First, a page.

Jack Flash (Countdown 5, June 2019)

story by Elizabeth Williams , illustrated by Douglas Holgate

Worksheet: ‘Wanted’ poster

Understanding EN2-4A

Conduct a Question Starts Visible Thinking Routine to generate creative questions about what the story could be about. Brainstorm a list of at least twelve questions about the story. Use these question-starts to help students think of interesting questions:

  • Why ...?
  • How would it be different if ...?
  • What are the reasons ...?
  • Suppose that ...?
  • What if ...?
  • What if we knew ...?
  • What is the purpose of ...?
  • What would change if ...?

Review the brainstormed list and highlight the questions that seem most interesting. Then, select one or more of the highlighted questions to discuss. Students could use this Question Starts Thinking Routine worksheet.

Find three interesting words from the story, ‘Jack Flash’. For example: Sari, jalebi, twine, gnome, snitch/es and TSM word of the month, placid. Research their meaning and use them to increase student vocabulary in this Vocabulary Graphic Organiser worksheet.

Conduct a See, Think, Wonder thinking routine. This routine encourages students to make careful observations and thoughtful interpretations. It helps stimulate curiosity and sets the stage for inquiry. Use student See Think Wonder worksheet to record responses.

  • What do you see?
  • What does it make you wonder?
  • What do you think about that?

Engaging personally EN2-2A

Write a suspenseful narrative using a similar plot to the one in ‘Jack Flash’. Use one of these Graphic Organisers to help scaffold writing. Option to publish using Storybird or Book Creator.

Remind students that in order to engage their audience, they need to consider character identification (families/neighbours), situations (moving to a new house) and themes (mysteriously missing items) to warrant reader interest and build a decent plot. Language choice, and choosing which ideas will connect with their audience, directly influences student writing choices, and helps in their writing development.

Point of view: Write a diary entry from Jack Flash’s point of view about his new treasures or his new neighbours on Wattle Street. Explore further the English Textual Concept ‘Point of View’.

Conduct a Step Inside visible thinking routine. This routine is designed to help students look at characters and events differently by exploring different viewpoints. Three core questions guide students in this routine:

  1. What can the person or thing perceive?
  2. What might the person or thing know about or believe?
  3. What might the person or thing care about?

Brainstorm perceptions from the story and use themes and ideas generated by the class as story titles, for their own narratives. Choose from this selection of Step Inside worksheets to record responses.

Connecting to the text EN2-11D

Background reading: Strategy explained: text-to-text, text-to-self, text-to-world

  • Text-to-text connections occur when we make connections between other texts in relation to the text we are reading.
  • Text-to-self connections occur when we make connections between personal experiences and the text.
  • Text-to-world connections occur when we relate the text with what we already know about the world.

Text-to-World: How do the ideas in this text relate to the larger world—past, present and future.

Students explore the following statements using a Text-to-World Connections worksheet.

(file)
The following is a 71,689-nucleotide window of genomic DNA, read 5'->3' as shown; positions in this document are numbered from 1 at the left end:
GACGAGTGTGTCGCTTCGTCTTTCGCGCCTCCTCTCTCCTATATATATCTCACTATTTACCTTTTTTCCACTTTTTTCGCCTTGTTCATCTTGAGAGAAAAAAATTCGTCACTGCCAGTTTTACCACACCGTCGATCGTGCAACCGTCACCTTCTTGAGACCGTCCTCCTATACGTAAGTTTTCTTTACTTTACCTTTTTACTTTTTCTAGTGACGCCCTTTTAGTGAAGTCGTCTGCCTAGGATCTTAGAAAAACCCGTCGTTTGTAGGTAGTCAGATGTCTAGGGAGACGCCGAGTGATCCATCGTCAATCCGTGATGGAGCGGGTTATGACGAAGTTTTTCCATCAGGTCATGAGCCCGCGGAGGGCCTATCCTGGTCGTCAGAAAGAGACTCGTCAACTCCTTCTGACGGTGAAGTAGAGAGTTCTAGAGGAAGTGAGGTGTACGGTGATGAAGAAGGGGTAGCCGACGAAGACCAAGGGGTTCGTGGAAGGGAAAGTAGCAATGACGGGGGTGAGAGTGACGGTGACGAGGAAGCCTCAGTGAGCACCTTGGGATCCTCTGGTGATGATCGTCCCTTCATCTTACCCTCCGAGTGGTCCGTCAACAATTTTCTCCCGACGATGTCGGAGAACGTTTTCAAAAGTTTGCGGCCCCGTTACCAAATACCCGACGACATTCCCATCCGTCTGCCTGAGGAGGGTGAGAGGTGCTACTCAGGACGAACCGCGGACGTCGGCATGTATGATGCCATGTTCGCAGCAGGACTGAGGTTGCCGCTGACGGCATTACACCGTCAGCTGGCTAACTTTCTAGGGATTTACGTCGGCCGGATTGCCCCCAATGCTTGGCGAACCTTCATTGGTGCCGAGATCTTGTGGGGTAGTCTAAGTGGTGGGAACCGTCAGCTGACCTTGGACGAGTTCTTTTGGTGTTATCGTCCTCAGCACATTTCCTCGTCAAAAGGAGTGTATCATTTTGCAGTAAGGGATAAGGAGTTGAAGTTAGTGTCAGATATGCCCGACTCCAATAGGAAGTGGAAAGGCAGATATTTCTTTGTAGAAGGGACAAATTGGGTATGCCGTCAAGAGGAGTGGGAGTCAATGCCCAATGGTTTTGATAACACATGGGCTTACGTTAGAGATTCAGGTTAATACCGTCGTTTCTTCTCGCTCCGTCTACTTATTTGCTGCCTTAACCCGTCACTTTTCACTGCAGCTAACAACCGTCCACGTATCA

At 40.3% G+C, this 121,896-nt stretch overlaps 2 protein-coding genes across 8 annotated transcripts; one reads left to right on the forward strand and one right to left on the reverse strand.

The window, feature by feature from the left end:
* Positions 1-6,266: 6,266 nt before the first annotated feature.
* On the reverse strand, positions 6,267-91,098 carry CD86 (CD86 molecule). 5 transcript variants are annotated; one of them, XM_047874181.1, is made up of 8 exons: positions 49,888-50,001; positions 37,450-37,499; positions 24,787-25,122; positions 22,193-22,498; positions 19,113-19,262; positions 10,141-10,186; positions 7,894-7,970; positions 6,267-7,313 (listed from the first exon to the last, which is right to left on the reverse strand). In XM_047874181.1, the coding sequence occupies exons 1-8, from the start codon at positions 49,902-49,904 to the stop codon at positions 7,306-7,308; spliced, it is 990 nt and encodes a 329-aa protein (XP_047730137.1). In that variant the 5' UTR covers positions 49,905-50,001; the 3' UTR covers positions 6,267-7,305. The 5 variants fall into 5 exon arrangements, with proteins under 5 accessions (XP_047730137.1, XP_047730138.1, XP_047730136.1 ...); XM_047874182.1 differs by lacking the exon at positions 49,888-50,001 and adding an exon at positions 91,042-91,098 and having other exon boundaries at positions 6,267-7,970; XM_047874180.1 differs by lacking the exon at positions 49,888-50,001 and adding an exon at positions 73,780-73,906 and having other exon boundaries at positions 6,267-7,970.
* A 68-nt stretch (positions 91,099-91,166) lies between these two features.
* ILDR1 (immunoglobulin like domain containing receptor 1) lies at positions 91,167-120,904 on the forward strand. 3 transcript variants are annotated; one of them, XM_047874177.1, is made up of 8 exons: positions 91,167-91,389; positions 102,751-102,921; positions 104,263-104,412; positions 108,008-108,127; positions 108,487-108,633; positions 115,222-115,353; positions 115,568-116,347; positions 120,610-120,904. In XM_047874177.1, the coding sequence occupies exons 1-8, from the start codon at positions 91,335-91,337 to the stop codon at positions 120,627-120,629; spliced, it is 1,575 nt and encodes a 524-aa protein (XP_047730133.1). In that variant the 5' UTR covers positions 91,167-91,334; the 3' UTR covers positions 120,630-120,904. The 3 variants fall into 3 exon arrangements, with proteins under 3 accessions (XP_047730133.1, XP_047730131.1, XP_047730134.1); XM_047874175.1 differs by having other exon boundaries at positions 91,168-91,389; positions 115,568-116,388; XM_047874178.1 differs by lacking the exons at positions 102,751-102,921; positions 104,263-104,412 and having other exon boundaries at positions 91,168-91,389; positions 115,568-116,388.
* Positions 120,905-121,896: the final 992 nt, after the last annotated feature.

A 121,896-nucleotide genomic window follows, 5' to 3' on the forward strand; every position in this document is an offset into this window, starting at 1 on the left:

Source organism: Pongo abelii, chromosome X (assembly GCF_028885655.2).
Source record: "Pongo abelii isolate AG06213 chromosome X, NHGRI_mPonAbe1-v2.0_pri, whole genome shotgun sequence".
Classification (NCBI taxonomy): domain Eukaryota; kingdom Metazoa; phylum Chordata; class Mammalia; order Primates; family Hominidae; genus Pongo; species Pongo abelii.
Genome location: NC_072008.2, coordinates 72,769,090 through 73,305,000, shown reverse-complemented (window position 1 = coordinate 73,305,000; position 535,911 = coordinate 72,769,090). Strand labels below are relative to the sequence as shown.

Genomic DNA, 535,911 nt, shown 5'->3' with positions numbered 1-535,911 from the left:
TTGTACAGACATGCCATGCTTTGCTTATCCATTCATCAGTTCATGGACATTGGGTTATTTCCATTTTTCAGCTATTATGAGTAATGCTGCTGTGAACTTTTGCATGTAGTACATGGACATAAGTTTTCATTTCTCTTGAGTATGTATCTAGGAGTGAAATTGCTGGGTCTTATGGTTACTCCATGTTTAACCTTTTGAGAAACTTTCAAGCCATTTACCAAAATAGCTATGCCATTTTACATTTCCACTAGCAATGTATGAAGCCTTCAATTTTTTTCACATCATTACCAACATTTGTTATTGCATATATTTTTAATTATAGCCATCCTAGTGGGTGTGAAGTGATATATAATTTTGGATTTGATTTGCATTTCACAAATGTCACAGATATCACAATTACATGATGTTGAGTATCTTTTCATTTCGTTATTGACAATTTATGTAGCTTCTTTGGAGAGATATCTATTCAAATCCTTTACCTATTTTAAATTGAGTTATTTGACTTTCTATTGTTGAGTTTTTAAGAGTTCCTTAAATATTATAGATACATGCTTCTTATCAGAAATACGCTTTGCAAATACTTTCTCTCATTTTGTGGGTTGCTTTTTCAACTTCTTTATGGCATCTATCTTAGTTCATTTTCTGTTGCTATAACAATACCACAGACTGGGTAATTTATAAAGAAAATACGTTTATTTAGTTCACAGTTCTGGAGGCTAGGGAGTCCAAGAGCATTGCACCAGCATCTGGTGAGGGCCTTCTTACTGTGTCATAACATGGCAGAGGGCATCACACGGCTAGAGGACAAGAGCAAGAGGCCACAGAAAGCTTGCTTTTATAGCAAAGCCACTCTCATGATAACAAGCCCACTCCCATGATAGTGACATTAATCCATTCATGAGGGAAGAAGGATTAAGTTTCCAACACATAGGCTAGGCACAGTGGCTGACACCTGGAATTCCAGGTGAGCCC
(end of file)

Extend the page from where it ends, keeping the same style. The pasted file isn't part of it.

• What I just read makes me think about (event from the past) because …
  • What I just read makes me think about (event from today related to my own community, nation or world) because …
  • What I just read makes me wonder about the future because …

Discuss as a class or use a Think, Pair, Share worksheet to record responses.

Engaging critically EN2-2A & EN2-7B

Write a letter to author Elizabeth Williams using the writing a letter to the author guidelines and worksheets and the Praise Question Polish scaffold. Encourage students to highlight three elements within the narrative that they would Praise, Question and Polish:

  1. Praise: What I like about the author’s writing style or ideas.
  2. Questions: For the author to remove any confusion.
  3. Polish: Things to improve, I would change, I wish that…, I wonder if…, I couldn’t believe …

Support: Write a postcard

Experimenting EN2-10C

Write a persuasive letter to the school principal to request an incursion by ‘Birds in Schools’. Organise arguments using this Persuasion Map worksheet. For information, facts and ideas to support student writing, see this outline of the Birds in Schools environmental education project.

Create a script, for a news reporter interviewing people who have lost blue items due to bowerbirds like Jack Flash. Highlight the parts of the text that lend themselves to questions. Use a Question Creation Chart (Q-Chart) to support students. Option to use iMovie or Microsoft Movie Maker.

Create an advertisement to encourage people to become ornithologists (people who study birds). For more information, visit Birdwatch Australia and Birdlife Australia.

Journal a descriptive/creative passage about a day in the life an Australian bird, titled ‘Bird’s-eye view’.

Animate ‘Jack Flash’ using Comic Life or draw a simple film strip using this story board worksheet.

Reflecting EN2-12E

Conduct an I used to think ... But now I think … routine. This routine helps students to reflect on their thinking about a topic or issue and explore how and why that thinking has changed. It can be useful in consolidating new learning as students identify their new understandings, opinions, and beliefs. Record responses on this I Used to Think … Now I Think … worksheet.

Further reading

English Textual Concepts


Harvard Thinking Routines

Think From the Middle: Strategy Toolbox